Vivian Morris remembers sharing a nervous laugh with her husband Duncan when they were handed face masks by their Hanoi cab driver.
“That’s when we started to see the early warnings…,” she explained. “We chuckled and put them on. The momentum kind of built from there.”
It was mid-February, 2020. Word of Coranavirus, later referred to as COVID-19, had reached the Salmon Arm couple, though use of masks was already common among people in Southeast Asia.
“Masks are part of the… culture, so whenever anybody is sick they wear a mask,” said Vivian.
Vietnam’s first case of COVID-19 was confirmed on Jan. 23. Before the country would implement travel restrictions, the Morris’ were in Bangkok, Thailand, where they would stay for the next three months.
During that time, the two experienced Thailand’s COVID-19 response.
The first case of COVID-19 outside of China was reported by Thailand on Jan. 13. With policy informed by previous pandemics, Thailand began a program of surveillance and and contact tracing. \
Not long after Thailand saw an increase in confirmed COVID-19 cases related to a public fighting event, a national state of emergency was declared. Other countries would later follow suit, but Vivian said a key difference was in how Thailand was quick to utilize extensive contact tracing, and how “everybody wore masks if in public.”
“Any public building you went into. and a lot of businesses. would take your temperature,” said Morris. “All the staff wore masks and shields and there was hand sanitizer everywhere.”
Later, when businesses began to reopen, Vivian said she and Duncan were comfortable to be out in public.
“You can’t physically distance when there’s eight million people… so we always wore masks,” said Vivian. “When they opened up at the end of April, we felt perfectly comfortable going anywhere.”
Vivian noted that despite having a population of almost 70 million, as of mid-August Thailand has seen 3,376 confirmed cases of COVID-19 and 58 deaths.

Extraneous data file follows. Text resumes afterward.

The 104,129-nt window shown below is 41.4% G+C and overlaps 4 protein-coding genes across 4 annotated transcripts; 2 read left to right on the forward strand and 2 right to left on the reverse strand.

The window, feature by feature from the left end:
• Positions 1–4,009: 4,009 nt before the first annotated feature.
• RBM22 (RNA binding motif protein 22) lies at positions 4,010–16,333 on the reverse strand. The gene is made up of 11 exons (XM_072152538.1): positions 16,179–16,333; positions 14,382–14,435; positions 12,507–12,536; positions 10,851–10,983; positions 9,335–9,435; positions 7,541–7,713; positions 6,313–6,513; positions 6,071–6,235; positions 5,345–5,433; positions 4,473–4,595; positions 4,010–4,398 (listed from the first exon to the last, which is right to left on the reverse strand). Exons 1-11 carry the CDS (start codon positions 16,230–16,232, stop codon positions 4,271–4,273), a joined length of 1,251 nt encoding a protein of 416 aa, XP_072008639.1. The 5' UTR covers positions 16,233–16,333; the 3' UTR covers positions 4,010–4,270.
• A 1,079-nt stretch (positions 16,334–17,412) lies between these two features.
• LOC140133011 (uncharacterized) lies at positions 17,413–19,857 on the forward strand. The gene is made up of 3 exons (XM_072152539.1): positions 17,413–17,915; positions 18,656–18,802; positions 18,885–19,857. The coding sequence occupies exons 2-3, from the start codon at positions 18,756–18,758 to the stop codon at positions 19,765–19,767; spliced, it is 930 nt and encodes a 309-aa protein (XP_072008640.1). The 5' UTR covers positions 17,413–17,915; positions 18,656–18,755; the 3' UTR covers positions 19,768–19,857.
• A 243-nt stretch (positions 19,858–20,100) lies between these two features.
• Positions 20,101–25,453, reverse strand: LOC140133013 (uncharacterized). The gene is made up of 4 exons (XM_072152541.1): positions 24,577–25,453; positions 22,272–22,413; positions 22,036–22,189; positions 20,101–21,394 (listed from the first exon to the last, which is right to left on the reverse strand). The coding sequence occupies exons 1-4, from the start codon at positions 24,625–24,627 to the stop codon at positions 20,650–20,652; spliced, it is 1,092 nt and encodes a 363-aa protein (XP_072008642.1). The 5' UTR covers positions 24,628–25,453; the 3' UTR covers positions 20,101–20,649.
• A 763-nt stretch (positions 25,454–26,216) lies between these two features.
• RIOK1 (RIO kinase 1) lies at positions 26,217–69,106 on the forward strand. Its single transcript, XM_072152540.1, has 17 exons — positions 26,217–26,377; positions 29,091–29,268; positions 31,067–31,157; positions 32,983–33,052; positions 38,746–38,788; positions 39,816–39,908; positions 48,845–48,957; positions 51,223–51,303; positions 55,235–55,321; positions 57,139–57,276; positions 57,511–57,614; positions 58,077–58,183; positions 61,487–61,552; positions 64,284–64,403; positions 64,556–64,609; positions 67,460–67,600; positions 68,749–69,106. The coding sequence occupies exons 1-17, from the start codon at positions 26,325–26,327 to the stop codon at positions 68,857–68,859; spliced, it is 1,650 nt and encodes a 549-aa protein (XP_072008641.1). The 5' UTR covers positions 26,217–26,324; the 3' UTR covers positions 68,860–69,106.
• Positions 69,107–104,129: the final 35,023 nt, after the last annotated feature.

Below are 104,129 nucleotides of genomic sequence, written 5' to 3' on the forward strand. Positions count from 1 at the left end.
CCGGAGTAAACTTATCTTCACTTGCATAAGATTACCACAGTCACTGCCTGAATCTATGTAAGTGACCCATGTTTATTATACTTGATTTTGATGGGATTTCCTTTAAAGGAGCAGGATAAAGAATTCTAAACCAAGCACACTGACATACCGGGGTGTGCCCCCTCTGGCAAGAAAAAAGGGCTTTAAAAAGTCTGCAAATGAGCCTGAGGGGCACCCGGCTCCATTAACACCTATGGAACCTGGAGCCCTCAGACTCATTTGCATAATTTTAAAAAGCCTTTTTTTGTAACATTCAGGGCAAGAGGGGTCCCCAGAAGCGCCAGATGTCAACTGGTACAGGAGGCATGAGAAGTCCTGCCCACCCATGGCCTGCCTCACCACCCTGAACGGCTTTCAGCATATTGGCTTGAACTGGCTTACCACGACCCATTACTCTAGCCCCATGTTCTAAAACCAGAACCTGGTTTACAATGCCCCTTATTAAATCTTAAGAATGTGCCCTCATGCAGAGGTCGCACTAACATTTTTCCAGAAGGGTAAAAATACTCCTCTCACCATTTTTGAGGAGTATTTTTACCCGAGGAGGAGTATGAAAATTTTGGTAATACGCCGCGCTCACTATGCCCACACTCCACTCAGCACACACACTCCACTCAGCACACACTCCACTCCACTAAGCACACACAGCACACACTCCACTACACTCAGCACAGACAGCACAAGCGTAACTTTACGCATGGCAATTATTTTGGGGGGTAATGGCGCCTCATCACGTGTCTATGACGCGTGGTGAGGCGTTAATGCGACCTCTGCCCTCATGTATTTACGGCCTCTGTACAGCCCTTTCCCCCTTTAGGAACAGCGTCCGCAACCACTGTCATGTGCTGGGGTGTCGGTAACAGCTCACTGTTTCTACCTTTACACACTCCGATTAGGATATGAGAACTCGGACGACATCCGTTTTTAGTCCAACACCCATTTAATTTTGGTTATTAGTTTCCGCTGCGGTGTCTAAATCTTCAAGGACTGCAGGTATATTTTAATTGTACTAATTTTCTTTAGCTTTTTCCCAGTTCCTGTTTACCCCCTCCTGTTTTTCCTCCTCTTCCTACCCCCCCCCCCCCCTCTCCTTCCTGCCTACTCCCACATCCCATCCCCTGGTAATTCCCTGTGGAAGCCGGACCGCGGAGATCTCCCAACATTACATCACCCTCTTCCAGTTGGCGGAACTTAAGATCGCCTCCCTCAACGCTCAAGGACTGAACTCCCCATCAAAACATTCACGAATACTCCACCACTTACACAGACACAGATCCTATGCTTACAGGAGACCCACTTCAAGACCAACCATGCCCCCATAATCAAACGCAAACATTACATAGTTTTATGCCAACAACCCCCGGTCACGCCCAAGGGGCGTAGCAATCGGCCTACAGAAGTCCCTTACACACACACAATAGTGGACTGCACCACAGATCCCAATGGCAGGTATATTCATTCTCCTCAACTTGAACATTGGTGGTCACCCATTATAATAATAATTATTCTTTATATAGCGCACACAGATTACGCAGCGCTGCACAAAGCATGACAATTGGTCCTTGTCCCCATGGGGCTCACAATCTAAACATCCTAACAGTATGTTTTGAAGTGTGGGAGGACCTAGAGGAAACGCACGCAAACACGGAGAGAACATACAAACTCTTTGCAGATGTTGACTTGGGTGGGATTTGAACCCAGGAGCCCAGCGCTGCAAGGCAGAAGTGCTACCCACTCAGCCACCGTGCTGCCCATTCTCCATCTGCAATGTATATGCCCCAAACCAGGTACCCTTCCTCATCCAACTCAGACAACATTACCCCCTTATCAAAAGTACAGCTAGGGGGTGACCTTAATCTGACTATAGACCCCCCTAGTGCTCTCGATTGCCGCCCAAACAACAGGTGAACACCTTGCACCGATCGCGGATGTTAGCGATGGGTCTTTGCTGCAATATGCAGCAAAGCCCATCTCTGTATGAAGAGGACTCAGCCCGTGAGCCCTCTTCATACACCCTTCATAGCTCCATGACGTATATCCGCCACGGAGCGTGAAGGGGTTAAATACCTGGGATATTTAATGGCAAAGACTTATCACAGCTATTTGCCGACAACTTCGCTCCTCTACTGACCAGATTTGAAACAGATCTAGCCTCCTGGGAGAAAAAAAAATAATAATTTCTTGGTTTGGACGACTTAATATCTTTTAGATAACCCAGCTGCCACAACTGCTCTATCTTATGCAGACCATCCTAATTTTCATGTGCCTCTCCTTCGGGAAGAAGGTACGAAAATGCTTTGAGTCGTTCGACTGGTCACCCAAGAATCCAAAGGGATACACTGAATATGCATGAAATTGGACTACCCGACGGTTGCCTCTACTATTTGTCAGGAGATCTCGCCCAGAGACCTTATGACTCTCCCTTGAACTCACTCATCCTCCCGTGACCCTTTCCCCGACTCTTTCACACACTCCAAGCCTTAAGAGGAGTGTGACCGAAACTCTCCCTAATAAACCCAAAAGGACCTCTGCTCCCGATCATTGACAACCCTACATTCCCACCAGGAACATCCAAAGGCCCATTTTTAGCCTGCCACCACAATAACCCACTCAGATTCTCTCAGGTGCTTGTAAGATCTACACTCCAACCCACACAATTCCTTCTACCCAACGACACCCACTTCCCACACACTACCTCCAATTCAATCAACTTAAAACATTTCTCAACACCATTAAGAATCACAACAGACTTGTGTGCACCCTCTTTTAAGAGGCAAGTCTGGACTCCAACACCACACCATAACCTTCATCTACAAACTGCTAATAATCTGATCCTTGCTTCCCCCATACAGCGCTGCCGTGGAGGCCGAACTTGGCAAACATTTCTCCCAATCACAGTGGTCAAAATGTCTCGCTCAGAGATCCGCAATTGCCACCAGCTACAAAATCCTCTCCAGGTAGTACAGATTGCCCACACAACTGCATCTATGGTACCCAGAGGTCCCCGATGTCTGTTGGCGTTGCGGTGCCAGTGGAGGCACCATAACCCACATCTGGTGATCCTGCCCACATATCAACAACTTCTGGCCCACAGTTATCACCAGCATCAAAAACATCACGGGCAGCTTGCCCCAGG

The Morris’ were able to return to Salmon Arm in May. One of the first signs Canada’s pandemic response was not yet at the level experienced in Thailand came in a meeting with an unmasked immigration official.
“An immigration official at the Vancouver airport came right up to me, completely unmasked, to talk, and I just was horrified,” said Vivian. “Here’s somebody dealing with hundreds of people every single day and they’re breathing in my face.”
Brent and Rose-Marie Kowk recently returned to Canada from Nantes in France. After six months in a country that’s recorded more than 200,000 confirmed cases of COVID-19 and more than 30,000 related deaths, the two are relieved to be home once more in Salmon Arm, having just completed their quarantine.
Brent said he and Rose-Marie also received an unwanted welcome when they returned to Canada.
“It just so happened when we came out of the Calgary airport, the first people that drove by us as we walked out the door… they were yelling not very nice things about us wearing a mask. It was like, welcome back to Canada,” said Brent.
Most people Brent saw in France were wearing masks out in public before the French government made them mandatory.
“If that’s what it means so you don’t have to get locked down again, we’re happy to wear a mask,” said Brent, who works at Shuswap Lake General Hospital in maintenance.
The pushback on wearing masks in Canada Brent believes has to do with peoples’ stress levels being heightened by the pandemic.
“Everybody, their stress level is very high,” said Brent. “If it makes somebody feel a little bit easier if they put a mask on and walk through a store, then let them do that.”
Overall though, Brent appreciates the effort he’s seeing at home to curve COVID-19, and is optimistic it will continue to pay off provided everyone continues to do their part.
“Hopefully, when the fall comes around, it’s not going to be the big second wave that they figure…,” said Brent. “I like to be more positive about this and think we’re trying to do the right thing…”
Vivian is also pleased with the stricter actions being taken by the federal government, and the encouraging guidance of Dr. Henry.
“When we were in quarantine for two weeks, we got phone call every day provincially and federally, both of us…,” said Vivian. “If I stepped off my driveway and somebody reported me, it’s a $750,000 to $1 million fine. I wanted to check my mail, but I was too afraid to cross the street.”
In addition to mask use, Vivian would also like to see temperature taking at public buildings and more hand sanitizer stations.
“I’d like to see consistency and protocols – I think we’ll get there,” said Vivian.